I definitely enjoyed seeing Divakaruni's interpretation of the characters (I especially loved her Veda Vyasa, and her alternately very human and otherworldly Krishna, especially as he was early on) and the clever way she juggled a truly dizzying array of characters and events. Overall, I liked it, but I would have liked to see less of Kurukshetra and more of Panchaali.

Buy it from Amazon: The Palace of Illusions: A Novel

ETA: As per conversation in comments, I have added more links so you can buy other versions of the story on Amazon!

The Great Indian Novel. Wild, funny, irreverent remix mashing up the Mahabharata with much more recent Indian history. Probably requires at least some prior familiarity with both the original and the Indian Independence Movement.

The Mahabharata: A Modern Rendering: Vol 1,v.2: A Modern Rendering: 1 and The Mahabharata: A Modern Rendering, Vol 2. Er. This really is worth the price. A sexy, lush, sometimes overwritten, but always vivid and involving retelling. If amazon doesn't work, abebooks.com should.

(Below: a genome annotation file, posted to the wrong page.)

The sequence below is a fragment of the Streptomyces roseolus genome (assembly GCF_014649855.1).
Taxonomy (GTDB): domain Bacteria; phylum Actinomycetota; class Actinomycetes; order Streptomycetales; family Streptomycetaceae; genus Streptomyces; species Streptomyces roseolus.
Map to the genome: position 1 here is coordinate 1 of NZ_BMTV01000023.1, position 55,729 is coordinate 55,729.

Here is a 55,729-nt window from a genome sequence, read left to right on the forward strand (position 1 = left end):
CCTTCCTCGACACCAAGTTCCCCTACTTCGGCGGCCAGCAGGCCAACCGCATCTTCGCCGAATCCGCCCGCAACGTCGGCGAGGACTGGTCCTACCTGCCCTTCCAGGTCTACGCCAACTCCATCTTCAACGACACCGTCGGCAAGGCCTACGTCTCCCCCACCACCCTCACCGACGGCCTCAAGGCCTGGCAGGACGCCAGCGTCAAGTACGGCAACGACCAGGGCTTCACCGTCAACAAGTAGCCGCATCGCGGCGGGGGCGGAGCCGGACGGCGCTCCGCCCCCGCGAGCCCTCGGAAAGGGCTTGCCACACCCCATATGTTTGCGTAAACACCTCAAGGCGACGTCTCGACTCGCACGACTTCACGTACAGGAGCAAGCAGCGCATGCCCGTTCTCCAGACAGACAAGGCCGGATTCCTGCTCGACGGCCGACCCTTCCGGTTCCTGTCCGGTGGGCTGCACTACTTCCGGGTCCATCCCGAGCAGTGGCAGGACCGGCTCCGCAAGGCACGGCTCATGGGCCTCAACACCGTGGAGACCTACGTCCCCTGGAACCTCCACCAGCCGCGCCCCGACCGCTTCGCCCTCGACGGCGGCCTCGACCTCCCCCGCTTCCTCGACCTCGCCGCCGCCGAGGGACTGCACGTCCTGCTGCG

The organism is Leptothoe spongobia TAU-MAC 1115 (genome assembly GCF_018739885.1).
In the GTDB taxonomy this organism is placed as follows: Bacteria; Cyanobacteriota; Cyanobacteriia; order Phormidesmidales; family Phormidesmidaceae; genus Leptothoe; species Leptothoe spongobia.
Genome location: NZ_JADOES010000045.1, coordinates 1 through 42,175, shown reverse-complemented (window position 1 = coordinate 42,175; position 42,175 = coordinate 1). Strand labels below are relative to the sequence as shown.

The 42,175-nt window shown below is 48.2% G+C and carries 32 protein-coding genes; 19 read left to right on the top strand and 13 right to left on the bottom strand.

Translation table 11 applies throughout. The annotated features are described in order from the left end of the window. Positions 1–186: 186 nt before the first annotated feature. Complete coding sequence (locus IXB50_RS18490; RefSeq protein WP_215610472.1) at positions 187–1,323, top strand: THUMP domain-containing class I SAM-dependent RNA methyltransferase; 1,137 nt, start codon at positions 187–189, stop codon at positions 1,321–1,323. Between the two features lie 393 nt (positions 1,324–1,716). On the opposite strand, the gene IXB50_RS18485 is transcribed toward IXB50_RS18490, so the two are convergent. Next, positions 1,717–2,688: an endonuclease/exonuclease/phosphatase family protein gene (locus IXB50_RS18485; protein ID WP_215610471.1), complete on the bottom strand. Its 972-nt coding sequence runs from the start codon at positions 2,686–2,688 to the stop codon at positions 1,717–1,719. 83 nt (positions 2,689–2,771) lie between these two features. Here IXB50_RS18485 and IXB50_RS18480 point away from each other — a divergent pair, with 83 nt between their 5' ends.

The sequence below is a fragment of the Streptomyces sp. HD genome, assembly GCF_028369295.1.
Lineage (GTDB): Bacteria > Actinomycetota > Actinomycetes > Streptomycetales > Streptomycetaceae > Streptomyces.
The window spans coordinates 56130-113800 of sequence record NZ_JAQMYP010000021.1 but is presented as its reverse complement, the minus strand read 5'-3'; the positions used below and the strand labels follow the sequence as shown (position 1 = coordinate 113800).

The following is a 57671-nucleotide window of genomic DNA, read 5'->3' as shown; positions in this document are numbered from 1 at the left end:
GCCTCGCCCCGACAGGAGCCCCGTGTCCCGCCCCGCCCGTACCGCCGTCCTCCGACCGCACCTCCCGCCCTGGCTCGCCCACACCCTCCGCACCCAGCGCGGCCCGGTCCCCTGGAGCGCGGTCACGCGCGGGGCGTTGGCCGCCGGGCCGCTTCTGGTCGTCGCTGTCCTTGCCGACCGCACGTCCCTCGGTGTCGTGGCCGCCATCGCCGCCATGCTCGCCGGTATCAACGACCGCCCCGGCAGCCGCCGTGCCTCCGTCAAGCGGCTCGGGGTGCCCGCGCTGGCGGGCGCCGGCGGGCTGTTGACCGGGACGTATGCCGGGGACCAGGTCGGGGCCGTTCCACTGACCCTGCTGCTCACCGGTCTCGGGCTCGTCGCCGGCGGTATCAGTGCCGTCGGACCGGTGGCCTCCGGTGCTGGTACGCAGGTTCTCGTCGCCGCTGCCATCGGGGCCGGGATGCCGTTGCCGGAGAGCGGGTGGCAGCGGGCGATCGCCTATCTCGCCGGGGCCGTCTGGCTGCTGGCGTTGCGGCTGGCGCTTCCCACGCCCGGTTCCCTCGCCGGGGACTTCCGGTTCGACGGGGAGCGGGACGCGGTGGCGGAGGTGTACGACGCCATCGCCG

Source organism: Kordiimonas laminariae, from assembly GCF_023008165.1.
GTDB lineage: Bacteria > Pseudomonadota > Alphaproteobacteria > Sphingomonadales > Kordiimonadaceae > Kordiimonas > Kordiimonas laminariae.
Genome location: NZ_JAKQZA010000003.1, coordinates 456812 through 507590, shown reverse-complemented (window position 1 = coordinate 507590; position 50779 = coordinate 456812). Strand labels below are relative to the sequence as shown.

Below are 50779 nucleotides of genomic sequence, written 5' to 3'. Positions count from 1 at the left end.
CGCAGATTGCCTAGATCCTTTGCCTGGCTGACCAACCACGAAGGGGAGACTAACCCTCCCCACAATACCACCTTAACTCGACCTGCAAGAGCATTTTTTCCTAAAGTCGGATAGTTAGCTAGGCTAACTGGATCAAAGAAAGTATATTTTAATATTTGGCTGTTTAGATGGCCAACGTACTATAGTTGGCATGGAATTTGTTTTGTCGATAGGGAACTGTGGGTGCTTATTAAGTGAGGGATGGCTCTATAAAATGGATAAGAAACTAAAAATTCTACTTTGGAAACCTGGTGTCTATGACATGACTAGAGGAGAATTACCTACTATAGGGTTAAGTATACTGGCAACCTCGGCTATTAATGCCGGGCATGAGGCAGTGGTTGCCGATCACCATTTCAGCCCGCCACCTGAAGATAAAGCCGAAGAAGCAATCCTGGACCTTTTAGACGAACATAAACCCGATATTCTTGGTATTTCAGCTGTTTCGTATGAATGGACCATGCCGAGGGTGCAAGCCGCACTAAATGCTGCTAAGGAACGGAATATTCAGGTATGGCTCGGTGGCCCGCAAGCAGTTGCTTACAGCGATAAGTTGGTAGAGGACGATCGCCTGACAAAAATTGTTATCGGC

Mahabharata. A less modern style, but one of the most emotionally engaging versions I've come across. If your heart doesn't break for her Karna, you probably don't have one. I bet abebooks.com has a cheaper copy than amazon.

From: [identity profile] spectralbovine.livejournal.com

Ooh! I have heard this woman's name before but didn't really know anything about her books. Wait, I think she teaches creative writing at the University of Houston and my friend Ravi likes her.

I had a bit of a problem with the very modern-sounding way in which she expressed feminist sentiments - not a problem with the feelings themselves, but that they were phrased in a way that felt too contemporary to me.
That sounds like something that would bug me too.

The book sounds interesting. Maybe I'll look into it after I get around to reading the Mahabharata.

From: [identity profile] asakiyume.livejournal.com

This is jumping right up to the top of my to-read list. (Boy are the mountains of other books going to grumble.)

Thanks for the recommendation--sounds very, very good.

ETA: Just reserved it through our interlibrary loan system AND asked my husband to check the local university library for the Kamala Subramaniam translation of the Mahabharata that you were recommending to [livejournal.com profile] lnhammer. Mmm, can't wait.

From: [identity profile] movingfinger.livejournal.com

I've liked her other writing, so I'll look for this one soon.

Re: high-highs, low-lows; essentially she's like an opera character, living in vast passions (indeed all the Mahabharata characters are larger than life and twice as real), so flattening that out to make her more "human" or more like a contemporary woman is a mistake.

Making her secretly in love with Karna is a great idea---for one thing, it emphasizes his dual nature and his conflicts!